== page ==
West Brom feast brings happy end to all the nervous bickering

Jonny Howson makes it 4-0 to Norwich City.

Jonny Howson makes it 4-0 to Norwich City. - Credit: Paul Chesterton/Focus Images Ltd

What a wonderful thing football is – full of drama and suspense and twists and turns.

Last time I sat down to write this fortnightly column, on the back of a tepid defeat to Stoke, we were all getting a little bit worried weren’t we?

And just a few days later the gloom descended ever closer to Carrow Road as Paul Lambert returned with his Aston Villa side to show us what we had all been missing.

So fed-up were some Canaries fans at that defeat the atmosphere walking away from the ground was the worst I’ve witnessed since the dark old days of our drop to League One.

In the short walk along the back of the City Stand I spotted two different incidents of fans face-to-face arguing with each other. There were also several angry chants of ‘Hughton Out’.


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When I had the temerity to suggest to the other half that certain people appear to have short memories of how far we have come in a short space of time, I myself was subjected to a bit of verbal aggro from yet another disgruntled fan.

But we supporters do have short memories, because I bet those same fans are feeling a whole lot different now. In fact it’s staggering just how much brighter everything can seem after another 90 minutes of Premier League football.

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Suddenly a top 10 finish is a possibility (though not a likely one granted), we can all relax about the prospect of Ricky van Wolfswinkel dumping us at the aisle and we’ve even secured an FA Youth Cup trophy to boot.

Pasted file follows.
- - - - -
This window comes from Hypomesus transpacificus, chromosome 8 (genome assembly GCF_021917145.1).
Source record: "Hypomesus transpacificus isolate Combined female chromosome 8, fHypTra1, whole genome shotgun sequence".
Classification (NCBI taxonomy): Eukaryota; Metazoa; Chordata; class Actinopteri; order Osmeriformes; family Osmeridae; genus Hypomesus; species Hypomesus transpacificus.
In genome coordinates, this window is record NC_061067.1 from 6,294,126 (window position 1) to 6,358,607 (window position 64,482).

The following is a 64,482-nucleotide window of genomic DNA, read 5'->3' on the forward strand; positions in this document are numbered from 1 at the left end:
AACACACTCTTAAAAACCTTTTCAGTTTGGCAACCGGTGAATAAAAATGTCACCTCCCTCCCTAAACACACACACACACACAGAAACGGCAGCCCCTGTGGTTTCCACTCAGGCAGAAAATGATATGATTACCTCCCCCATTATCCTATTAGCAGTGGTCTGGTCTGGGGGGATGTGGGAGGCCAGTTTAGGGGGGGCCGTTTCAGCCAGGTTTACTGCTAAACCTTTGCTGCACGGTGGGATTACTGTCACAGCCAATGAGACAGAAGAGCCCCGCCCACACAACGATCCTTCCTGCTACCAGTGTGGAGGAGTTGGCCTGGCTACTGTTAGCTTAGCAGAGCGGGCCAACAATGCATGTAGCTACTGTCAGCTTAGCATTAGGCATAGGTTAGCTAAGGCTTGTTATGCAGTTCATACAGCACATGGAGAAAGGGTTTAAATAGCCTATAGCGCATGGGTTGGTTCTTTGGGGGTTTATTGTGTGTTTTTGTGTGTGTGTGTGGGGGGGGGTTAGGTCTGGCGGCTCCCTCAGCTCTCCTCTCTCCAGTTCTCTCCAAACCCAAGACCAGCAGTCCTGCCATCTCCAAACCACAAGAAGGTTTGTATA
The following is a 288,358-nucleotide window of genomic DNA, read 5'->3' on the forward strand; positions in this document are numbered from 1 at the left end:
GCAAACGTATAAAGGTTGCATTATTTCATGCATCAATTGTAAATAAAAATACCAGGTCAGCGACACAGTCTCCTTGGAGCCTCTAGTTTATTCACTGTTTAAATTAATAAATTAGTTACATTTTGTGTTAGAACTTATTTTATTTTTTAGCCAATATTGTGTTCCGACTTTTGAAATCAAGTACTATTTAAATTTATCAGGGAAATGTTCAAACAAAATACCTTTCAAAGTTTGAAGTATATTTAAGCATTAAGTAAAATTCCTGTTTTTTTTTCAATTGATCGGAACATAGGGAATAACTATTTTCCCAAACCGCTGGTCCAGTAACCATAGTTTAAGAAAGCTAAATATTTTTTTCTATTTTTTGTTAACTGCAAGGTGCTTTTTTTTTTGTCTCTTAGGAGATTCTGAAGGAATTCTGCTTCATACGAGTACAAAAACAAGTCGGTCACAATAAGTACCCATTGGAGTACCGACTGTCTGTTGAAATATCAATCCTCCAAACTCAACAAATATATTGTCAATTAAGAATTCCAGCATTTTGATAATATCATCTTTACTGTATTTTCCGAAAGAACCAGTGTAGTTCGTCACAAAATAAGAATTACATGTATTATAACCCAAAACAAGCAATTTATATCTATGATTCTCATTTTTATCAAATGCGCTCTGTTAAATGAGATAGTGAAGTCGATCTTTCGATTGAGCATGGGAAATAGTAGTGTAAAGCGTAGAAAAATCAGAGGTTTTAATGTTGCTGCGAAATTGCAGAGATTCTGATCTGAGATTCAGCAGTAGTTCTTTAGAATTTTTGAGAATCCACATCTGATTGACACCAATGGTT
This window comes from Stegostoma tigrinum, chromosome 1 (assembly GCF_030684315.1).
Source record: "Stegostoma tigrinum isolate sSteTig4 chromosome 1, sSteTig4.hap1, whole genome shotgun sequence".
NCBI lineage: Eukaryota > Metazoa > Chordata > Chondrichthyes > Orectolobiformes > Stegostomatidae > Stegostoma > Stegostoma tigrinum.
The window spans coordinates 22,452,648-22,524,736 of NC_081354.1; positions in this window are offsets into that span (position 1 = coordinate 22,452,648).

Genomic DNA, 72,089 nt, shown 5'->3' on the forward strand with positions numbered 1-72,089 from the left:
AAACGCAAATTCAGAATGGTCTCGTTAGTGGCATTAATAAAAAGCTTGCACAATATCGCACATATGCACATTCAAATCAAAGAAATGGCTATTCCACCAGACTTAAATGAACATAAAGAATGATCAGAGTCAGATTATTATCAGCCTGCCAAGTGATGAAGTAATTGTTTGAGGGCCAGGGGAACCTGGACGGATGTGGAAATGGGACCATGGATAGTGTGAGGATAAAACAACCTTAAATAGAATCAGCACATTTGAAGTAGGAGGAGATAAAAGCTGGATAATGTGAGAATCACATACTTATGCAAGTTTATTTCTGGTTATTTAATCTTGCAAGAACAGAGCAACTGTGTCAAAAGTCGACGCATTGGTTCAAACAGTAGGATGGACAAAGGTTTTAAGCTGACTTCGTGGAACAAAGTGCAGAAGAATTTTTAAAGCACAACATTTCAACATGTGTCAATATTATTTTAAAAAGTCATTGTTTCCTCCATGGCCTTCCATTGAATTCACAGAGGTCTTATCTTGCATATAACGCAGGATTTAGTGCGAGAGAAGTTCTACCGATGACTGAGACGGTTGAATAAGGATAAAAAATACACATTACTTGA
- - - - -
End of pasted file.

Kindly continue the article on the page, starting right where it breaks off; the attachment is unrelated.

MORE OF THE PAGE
To add to the joy let’s not forget the prospect of the debt being cleared, as well as a massive cash bonanza dropping on this club over the summer.

Go back to that opening day at Fulham and surely any Norwich City fan given access to a crystal ball would have been happy with the outcome mapped out?

Ultimately it’s been a successful season – but at times it hasn’t really felt like it.

Rarely have I known a season of so many contrasting fortunes.

There was a poor start to the season, then a run of 10 games without defeat. But that was followed by just two wins in 19.

In the cup competitions, quarter-final and fourth round exits don’t seem too bad – but when you look at who we went out to it was a massive missed opportunity for some success in this area.

The league table further reflects the many current contradictions of the club. On the one hand Norwich were very hard to beat, losing just 14 games, fewer than everyone currently below, as well as West Ham and West Brom.

But there weren’t enough victories. Only Everton tasted more draws and Reading and QPR fewer wins.

Ten clean sheets shows the massive improvements made to the defence, but eight games saw them ship three or more goals. An average of just over one goal a game is simply not enough.

Even now we’re seemingly well placed in 12th, but results on Sunday could see us drop as low as 17th.